WHY OUR SUN'S RELAXING MAGNETIC FIELD REALLY ISN'T A BAD THING FOR YELLOWKNIFE
With the rise of trendy, Pinterest style blogs writing about all the cutest cupcake recipes and your wanderlust desires including seeing the northern lights (you can bring cute cupcakes if you want to), the hundreds (of thousands) of them often get you with click bait article titles. You know, the 'See the Northern Lights Before They Disappear for a Decade' titles. Well, those of course, are not quite true.
"What's going to happen is the aurora will retreat North to where it usually is, but be there more regularly, more routinely. Everybody in the North will see the northern lights more frequently at solar minimum."
- Prof. Eric Donovan, Univ. of Calgary
The northern lights aren't going anywhere
EXCEPT TO BEING BACK OVERHEAD OF YELLOWKNIFE MORE CONSISTENTLY
Here's what all these brand new space weather expects, who also bake delicious cupcakes, are leaving out. The sun goes through roughly 11 year sunspot cycles, and at the height of this cycle - solar maximum - the sun's surface is peppered with sometimes hundreds of sunspots, which can cause solar flares, and if we're lucky, coronal mass ejections along with them. Coronal mass ejections are often responsible for increased geomagnetic activity on earth, which is, very often, what brings the aurora down to southern latitudes. But more on this in a second.
During solar minimum, the sun has very few sunspots, and sometimes none at all, as we have seen a few times in the last year even. Without sunspots, the sun cannot release any solar flares or coronal mass ejections - which actually keeps the northern lights more closely around the polar regions, which helps explain why during solar minimum, people at southern latitudes would take notice of seeing the northern lights much less. Yellowknife, however, at 68°N geomagnetically is within a single degree of sitting directly underneath the centre of the auroral oval on nights of the most average auroral activity.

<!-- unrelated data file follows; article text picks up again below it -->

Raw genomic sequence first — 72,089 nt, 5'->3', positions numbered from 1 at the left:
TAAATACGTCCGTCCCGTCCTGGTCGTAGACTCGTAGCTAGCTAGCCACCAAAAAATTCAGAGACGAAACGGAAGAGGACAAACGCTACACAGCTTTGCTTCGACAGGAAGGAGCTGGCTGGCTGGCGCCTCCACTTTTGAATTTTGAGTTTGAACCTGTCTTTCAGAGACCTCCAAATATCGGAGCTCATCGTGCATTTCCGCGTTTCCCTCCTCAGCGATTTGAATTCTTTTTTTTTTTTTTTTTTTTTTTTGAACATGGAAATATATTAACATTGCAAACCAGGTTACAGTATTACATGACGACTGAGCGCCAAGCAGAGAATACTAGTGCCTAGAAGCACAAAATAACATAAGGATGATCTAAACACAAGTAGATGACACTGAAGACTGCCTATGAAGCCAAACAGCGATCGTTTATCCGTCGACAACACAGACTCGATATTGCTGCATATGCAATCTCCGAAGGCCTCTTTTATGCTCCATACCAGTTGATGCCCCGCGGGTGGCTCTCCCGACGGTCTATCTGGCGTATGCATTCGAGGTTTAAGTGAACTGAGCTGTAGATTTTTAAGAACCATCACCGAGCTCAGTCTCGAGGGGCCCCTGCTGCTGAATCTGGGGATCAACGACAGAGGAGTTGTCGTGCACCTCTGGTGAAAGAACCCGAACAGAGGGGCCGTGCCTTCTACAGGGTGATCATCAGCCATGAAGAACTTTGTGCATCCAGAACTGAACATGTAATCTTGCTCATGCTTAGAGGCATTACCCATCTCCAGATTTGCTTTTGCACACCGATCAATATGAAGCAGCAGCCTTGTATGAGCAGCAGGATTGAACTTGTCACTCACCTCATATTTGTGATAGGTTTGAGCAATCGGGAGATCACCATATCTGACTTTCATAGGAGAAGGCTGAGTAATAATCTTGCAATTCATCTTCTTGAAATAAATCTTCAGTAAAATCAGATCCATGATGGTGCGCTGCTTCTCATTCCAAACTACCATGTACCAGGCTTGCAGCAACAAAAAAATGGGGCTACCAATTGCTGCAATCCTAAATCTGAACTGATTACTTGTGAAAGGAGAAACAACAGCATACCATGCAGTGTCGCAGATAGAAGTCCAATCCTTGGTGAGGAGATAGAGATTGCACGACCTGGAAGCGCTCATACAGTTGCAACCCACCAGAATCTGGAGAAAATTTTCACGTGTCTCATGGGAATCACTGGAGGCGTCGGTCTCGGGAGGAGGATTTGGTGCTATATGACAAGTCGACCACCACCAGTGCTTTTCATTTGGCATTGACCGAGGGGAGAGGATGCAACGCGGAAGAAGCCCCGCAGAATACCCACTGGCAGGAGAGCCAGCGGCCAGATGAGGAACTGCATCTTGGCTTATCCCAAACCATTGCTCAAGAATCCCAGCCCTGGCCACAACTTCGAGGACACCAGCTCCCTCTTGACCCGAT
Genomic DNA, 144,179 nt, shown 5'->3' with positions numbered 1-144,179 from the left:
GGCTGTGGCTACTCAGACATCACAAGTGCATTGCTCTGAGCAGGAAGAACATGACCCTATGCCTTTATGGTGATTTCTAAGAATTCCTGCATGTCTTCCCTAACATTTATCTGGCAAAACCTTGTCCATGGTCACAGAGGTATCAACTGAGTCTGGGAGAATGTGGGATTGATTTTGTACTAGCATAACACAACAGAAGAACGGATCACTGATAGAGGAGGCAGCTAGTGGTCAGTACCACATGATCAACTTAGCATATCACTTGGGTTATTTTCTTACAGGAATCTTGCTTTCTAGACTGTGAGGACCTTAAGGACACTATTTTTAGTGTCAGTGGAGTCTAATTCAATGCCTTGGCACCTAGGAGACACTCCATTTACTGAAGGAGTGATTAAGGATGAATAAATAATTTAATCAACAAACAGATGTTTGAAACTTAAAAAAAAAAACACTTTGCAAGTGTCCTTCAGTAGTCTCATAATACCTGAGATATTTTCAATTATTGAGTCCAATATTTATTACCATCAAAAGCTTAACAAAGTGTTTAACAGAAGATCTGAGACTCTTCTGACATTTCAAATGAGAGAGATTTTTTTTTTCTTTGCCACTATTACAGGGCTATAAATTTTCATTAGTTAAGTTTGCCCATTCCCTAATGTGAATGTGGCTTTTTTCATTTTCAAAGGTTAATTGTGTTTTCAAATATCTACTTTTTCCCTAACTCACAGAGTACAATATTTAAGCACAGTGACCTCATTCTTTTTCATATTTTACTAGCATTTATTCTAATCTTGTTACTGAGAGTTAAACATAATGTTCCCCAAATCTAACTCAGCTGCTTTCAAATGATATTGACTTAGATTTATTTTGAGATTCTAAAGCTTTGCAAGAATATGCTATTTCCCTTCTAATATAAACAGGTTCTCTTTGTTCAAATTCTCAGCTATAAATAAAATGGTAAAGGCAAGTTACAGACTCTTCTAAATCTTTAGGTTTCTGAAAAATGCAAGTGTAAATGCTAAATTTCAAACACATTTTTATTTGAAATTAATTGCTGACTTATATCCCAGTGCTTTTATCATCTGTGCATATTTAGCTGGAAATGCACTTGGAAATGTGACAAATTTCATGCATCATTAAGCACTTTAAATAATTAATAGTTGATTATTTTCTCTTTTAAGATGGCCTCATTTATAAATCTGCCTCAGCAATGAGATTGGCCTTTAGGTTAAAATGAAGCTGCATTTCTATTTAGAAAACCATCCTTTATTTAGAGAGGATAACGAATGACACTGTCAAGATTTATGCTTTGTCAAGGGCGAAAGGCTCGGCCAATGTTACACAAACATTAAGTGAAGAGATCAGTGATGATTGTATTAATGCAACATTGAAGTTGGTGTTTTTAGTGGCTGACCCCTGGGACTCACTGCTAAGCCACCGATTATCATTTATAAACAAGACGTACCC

WITH STRONG GEOMAGNETIC STORMING, THE AURORAL OVAL PUSHES SOUTH
While a lot of the time this means the auroral oval merely expands over Yellowknife, it can in more extreme circumstances, leave Yellowknife (very temporarily) altogether.
What you're seeing in the image at the right (or below on mobile, thank you very much, responsive web design) is our view from Yellowknife looking south during a night of intense geomagnetic storming. Much, much further south, the aurora in these moments would be appearing as right overhead or much higher on the northern horizon - which makes the northern lights, in these circumstances, visible from places like Calgary, like Vancouver, the states of Minnesota, North Dakota etc.
"The normal solar wind will not disappear and coronal holes will still be present from time to time ...The aurora will always appear at locations close to the auroral oval."
So, if you're wishing to continue to watch the northern lights from your backyard in the northern United States on a regular basis, solar minimum should be of concern to you. If you're hoping to get right underneath them, and are considering travelling north to somewhere like Yellowknife, solar minimum shouldn't be of much concern.